However, recent losses in the Karnataka state election and the collapse of alliances in Jammu & Kashmir and Andhra Pradesh have been political set-backs and suggest that the outcome for the 2019 general election is far from certain. Results of three upcoming state elections where the BJP is the incumbent will serve as a barometer of public sentiment going into the general elections.
The next chapter of the Indian growth story promises to remain interesting.
The importance of setting culture through role modeling
Instilling a strong culture means having a core set of values that the organization believes in and lives by on a daily basis. However, all too often these values get lost between the lines of a lofty mission statement, which itself is confined to a plaque on a wall somewhere in the hallways of the office.
Actions, we all know, speak much louder than words and for a desired culture to reflect across the organization, leaders need to be proactive and authentic in demonstrating the very values that they wish to see cultivated. In the absence of clear behavior from leadership, which is consistent with desired attributes, there can be “cultural silos” within the organization – making it misaligned at best and divisive at worst.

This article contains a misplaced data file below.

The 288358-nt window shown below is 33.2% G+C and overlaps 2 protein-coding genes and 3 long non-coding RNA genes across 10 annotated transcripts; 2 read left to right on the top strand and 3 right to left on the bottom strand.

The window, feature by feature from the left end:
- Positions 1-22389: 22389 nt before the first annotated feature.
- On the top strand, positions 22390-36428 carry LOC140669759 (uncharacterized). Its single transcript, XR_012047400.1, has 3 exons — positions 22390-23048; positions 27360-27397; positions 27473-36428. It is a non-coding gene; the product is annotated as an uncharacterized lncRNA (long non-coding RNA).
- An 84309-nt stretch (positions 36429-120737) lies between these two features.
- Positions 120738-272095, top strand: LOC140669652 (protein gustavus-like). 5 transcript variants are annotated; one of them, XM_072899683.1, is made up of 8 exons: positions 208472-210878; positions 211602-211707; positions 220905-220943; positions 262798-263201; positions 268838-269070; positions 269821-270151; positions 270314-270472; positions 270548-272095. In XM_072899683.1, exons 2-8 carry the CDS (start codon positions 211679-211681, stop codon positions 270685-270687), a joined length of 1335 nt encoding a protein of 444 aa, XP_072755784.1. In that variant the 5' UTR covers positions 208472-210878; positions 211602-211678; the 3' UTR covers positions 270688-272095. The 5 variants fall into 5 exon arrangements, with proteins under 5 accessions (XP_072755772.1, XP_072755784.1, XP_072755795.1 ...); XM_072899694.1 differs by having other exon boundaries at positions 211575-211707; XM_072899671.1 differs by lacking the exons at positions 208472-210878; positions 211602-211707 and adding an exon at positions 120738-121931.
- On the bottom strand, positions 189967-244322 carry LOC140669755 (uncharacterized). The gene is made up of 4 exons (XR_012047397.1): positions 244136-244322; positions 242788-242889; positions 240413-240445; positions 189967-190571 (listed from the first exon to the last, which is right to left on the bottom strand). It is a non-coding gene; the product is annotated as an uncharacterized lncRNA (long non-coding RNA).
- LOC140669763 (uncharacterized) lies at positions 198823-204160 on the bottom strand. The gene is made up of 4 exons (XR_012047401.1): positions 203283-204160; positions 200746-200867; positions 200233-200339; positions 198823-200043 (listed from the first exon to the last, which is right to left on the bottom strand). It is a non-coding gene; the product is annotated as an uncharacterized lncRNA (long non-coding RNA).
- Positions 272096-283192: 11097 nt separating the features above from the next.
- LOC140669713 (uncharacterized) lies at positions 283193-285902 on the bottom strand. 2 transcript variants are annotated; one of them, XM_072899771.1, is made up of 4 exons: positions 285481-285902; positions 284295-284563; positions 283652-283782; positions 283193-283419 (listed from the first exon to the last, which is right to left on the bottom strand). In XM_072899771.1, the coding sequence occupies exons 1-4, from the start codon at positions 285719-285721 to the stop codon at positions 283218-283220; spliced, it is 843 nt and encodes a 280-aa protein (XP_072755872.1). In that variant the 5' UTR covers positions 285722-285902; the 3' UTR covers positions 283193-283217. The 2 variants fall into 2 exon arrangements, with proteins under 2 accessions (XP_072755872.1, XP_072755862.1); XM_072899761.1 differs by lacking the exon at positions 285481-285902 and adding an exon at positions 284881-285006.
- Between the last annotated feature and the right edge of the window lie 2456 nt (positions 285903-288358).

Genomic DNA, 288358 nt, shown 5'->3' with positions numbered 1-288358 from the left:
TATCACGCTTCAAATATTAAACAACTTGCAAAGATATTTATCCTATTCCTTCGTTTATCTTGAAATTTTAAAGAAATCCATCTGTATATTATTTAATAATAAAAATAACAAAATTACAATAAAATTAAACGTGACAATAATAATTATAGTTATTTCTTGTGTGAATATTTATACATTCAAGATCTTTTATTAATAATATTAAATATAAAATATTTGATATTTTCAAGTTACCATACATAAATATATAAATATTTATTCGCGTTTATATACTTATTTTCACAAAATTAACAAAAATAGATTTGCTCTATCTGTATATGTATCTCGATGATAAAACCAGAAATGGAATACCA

Ishwar joins us from McKinsey & Company where he was involved in several growth strategy and operation effectiveness projects across industries in India and the United States.
An avid tennis player, Ishwar holds a Bachelors of Technology in Mechanical Engineering from the Indian Institute of Technology, Delhi and has cleared levels 1 and 2 of the CFA certification.
SCP’s Fellowship Program
SeaLink Capital Partners also has a robust Fellowship program, which is uniquely designed as a 4-6 month apprenticeship.
We are excited to welcome Aditi Patil as our most recent SCP Fellow. Aditi has a master’s degree in finance from the London School of Economics and has been part of the Corporate Finance and Advisory team at Deloitte & Touche and the Investment banking division at Goldman Sachs. Following her fellowship with SCP, Aditi will be pursuing her MBA at INSEAD, France.
For previous editions of the SeaLink Capital Partners newsletter, please visit